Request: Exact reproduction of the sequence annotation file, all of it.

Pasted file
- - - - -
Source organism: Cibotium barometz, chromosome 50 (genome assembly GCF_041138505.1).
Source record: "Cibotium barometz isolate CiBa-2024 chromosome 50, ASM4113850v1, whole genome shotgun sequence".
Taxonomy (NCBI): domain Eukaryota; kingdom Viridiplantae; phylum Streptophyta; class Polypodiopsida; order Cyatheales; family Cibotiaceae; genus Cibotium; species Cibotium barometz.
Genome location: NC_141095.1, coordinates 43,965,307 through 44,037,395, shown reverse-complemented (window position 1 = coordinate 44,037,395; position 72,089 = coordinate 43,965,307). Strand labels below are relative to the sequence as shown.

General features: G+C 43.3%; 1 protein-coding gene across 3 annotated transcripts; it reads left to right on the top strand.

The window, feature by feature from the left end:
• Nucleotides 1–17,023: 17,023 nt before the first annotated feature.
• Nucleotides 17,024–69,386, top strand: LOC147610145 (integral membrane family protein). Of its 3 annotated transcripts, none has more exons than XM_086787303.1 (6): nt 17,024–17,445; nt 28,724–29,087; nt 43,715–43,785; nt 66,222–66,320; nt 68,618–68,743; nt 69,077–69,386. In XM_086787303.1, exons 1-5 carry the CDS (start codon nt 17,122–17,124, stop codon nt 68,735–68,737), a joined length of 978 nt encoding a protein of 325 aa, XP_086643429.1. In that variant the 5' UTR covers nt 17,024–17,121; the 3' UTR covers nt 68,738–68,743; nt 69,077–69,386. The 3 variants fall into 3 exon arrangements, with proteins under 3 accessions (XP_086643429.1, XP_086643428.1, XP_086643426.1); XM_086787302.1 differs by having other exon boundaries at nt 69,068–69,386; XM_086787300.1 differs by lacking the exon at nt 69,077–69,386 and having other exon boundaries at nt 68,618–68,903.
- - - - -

Source organism: Cibotium barometz, chromosome 50 (genome assembly GCF_041138505.1).
Source record: "Cibotium barometz isolate CiBa-2024 chromosome 50, ASM4113850v1, whole genome shotgun sequence".
Taxonomy (NCBI): domain Eukaryota; kingdom Viridiplantae; phylum Streptophyta; class Polypodiopsida; order Cyatheales; family Cibotiaceae; genus Cibotium; species Cibotium barometz.
Genome location: NC_141095.1, coordinates 43,965,307 through 44,037,395, shown reverse-complemented (window position 1 = coordinate 44,037,395; position 72,089 = coordinate 43,965,307). Strand labels below are relative to the sequence as shown.

General features: G+C 43.3%; 1 protein-coding gene across 3 annotated transcripts; it reads left to right on the top strand.

The window, feature by feature from the left end:
• Nucleotides 1–17,023: 17,023 nt before the first annotated feature.
• Nucleotides 17,024–69,386, top strand: LOC147610145 (integral membrane family protein). Of its 3 annotated transcripts, none has more exons than XM_086787303.1 (6): nt 17,024–17,445; nt 28,724–29,087; nt 43,715–43,785; nt 66,222–66,320; nt 68,618–68,743; nt 69,077–69,386. In XM_086787303.1, exons 1-5 carry the CDS (start codon nt 17,122–17,124, stop codon nt 68,735–68,737), a joined length of 978 nt encoding a protein of 325 aa, XP_086643429.1. In that variant the 5' UTR covers nt 17,024–17,121; the 3' UTR covers nt 68,738–68,743; nt 69,077–69,386. The 3 variants fall into 3 exon arrangements, with proteins under 3 accessions (XP_086643429.1, XP_086643428.1, XP_086643426.1); XM_086787302.1 differs by having other exon boundaries at nt 69,068–69,386; XM_086787300.1 differs by lacking the exon at nt 69,077–69,386 and having other exon boundaries at nt 68,618–68,903.